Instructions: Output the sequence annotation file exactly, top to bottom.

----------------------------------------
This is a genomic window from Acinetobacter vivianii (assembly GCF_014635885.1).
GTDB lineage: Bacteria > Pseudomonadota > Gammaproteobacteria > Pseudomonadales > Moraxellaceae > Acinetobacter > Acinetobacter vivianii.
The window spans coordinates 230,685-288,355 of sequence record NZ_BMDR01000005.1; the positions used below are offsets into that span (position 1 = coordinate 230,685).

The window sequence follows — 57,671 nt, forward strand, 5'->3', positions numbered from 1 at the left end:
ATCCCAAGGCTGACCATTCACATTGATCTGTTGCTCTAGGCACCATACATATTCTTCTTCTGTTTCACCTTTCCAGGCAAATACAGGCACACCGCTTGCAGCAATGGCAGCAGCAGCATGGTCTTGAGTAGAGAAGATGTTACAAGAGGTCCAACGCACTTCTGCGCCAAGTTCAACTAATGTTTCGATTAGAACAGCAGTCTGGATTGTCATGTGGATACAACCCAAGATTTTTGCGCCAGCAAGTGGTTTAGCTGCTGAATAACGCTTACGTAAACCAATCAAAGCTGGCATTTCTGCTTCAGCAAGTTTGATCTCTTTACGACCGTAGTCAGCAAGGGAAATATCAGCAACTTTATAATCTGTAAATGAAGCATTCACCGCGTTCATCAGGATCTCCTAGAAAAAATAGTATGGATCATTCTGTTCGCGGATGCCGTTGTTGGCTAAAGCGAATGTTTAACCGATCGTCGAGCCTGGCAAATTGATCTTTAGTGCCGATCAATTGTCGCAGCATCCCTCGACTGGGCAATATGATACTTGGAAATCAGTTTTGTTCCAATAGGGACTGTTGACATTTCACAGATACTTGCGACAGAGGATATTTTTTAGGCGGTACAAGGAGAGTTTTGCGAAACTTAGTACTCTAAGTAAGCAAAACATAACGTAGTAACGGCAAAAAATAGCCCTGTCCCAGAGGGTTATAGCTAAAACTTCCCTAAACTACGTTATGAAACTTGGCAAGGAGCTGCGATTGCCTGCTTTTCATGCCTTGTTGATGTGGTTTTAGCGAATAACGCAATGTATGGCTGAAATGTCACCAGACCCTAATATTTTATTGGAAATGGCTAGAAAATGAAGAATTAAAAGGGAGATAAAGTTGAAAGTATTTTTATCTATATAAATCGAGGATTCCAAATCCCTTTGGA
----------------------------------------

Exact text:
This is a genomic window from Acinetobacter vivianii (assembly GCF_014635885.1).
GTDB lineage: Bacteria > Pseudomonadota > Gammaproteobacteria > Pseudomonadales > Moraxellaceae > Acinetobacter > Acinetobacter vivianii.
The window spans coordinates 230,685-288,355 of sequence record NZ_BMDR01000005.1; the positions used below are offsets into that span (position 1 = coordinate 230,685).

The window sequence follows — 57,671 nt, forward strand, 5'->3', positions numbered from 1 at the left end:
ATCCCAAGGCTGACCATTCACATTGATCTGTTGCTCTAGGCACCATACATATTCTTCTTCTGTTTCACCTTTCCAGGCAAATACAGGCACACCGCTTGCAGCAATGGCAGCAGCAGCATGGTCTTGAGTAGAGAAGATGTTACAAGAGGTCCAACGCACTTCTGCGCCAAGTTCAACTAATGTTTCGATTAGAACAGCAGTCTGGATTGTCATGTGGATACAACCCAAGATTTTTGCGCCAGCAAGTGGTTTAGCTGCTGAATAACGCTTACGTAAACCAATCAAAGCTGGCATTTCTGCTTCAGCAAGTTTGATCTCTTTACGACCGTAGTCAGCAAGGGAAATATCAGCAACTTTATAATCTGTAAATGAAGCATTCACCGCGTTCATCAGGATCTCCTAGAAAAAATAGTATGGATCATTCTGTTCGCGGATGCCGTTGTTGGCTAAAGCGAATGTTTAACCGATCGTCGAGCCTGGCAAATTGATCTTTAGTGCCGATCAATTGTCGCAGCATCCCTCGACTGGGCAATATGATACTTGGAAATCAGTTTTGTTCCAATAGGGACTGTTGACATTTCACAGATACTTGCGACAGAGGATATTTTTTAGGCGGTACAAGGAGAGTTTTGCGAAACTTAGTACTCTAAGTAAGCAAAACATAACGTAGTAACGGCAAAAAATAGCCCTGTCCCAGAGGGTTATAGCTAAAACTTCCCTAAACTACGTTATGAAACTTGGCAAGGAGCTGCGATTGCCTGCTTTTCATGCCTTGTTGATGTGGTTTTAGCGAATAACGCAATGTATGGCTGAAATGTCACCAGACCCTAATATTTTATTGGAAATGGCTAGAAAATGAAGAATTAAAAGGGAGATAAAGTTGAAAGTATTTTTATCTATATAAATCGAGGATTCCAAATCCCTTTGGA